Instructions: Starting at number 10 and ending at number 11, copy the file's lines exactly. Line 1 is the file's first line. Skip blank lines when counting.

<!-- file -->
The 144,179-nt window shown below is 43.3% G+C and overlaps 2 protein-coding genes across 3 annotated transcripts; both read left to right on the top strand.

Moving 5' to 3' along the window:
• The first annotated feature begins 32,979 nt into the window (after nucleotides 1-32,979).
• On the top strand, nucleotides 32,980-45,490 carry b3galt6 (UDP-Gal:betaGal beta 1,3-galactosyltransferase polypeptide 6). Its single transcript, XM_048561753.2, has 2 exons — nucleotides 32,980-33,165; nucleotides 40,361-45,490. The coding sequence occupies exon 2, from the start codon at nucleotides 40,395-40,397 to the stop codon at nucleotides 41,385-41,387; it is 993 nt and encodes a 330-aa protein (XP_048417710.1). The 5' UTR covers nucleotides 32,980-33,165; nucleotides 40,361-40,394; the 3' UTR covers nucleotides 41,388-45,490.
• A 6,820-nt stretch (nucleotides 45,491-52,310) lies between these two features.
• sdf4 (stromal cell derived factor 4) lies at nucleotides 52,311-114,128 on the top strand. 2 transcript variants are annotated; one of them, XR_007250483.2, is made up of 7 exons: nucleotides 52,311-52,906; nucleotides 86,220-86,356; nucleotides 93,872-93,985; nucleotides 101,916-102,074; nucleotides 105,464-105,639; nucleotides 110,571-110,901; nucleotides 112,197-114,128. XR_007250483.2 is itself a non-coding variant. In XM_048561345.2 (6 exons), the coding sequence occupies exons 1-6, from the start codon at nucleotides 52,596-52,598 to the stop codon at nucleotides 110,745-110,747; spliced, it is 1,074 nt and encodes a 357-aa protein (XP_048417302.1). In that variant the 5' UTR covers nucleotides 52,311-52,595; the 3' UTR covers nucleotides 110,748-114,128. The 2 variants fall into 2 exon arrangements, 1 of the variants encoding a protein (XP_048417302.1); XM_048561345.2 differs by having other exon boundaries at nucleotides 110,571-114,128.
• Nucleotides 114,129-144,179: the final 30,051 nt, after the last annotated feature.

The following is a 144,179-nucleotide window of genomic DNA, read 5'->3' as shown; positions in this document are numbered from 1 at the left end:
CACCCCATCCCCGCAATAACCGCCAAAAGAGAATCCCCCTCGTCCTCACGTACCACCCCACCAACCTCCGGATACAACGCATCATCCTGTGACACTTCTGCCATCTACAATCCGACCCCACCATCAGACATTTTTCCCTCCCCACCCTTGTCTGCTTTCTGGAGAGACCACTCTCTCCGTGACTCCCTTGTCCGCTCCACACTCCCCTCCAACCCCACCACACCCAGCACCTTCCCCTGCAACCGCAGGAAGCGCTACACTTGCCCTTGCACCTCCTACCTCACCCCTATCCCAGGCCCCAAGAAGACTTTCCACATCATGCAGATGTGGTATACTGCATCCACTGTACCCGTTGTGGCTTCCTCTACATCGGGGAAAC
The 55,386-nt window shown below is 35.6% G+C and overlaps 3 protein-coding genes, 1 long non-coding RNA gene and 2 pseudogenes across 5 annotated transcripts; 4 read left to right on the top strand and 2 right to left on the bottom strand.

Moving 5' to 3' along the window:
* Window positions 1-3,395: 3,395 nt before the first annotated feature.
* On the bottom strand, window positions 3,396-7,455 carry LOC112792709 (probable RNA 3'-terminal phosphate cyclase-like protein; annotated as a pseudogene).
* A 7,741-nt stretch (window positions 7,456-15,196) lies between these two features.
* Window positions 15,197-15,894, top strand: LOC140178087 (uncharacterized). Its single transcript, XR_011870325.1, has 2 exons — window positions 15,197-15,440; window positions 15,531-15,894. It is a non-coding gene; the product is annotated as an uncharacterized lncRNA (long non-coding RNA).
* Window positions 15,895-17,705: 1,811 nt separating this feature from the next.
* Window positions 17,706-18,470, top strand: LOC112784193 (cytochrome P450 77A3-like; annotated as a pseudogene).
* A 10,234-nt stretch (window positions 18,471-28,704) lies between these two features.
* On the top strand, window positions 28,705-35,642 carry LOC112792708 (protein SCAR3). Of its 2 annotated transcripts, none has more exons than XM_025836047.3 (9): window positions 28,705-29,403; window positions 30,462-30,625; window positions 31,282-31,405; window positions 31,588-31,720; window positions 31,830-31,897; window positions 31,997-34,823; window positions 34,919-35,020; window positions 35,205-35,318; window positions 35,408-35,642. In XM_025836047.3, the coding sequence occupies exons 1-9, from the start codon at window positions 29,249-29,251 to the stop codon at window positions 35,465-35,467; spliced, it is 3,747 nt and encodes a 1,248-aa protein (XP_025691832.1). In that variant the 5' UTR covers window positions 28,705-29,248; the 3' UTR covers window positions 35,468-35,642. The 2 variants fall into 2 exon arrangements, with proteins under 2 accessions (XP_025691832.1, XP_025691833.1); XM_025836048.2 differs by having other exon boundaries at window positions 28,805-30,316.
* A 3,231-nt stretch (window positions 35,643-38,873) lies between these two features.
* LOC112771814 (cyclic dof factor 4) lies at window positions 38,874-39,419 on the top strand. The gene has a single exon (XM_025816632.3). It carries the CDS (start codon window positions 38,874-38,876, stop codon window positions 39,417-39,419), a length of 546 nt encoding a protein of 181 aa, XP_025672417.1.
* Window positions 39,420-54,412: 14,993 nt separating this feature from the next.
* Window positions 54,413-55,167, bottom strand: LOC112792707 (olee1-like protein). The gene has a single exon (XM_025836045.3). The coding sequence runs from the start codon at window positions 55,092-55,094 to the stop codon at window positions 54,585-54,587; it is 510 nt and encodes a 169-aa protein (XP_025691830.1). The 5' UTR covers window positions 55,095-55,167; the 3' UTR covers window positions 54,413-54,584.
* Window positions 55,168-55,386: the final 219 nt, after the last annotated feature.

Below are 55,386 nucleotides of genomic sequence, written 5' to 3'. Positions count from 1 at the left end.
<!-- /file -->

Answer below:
The 55,386-nt window shown below is 35.6% G+C and overlaps 3 protein-coding genes, 1 long non-coding RNA gene and 2 pseudogenes across 5 annotated transcripts; 4 read left to right on the top strand and 2 right to left on the bottom strand.

Moving 5' to 3' along the window: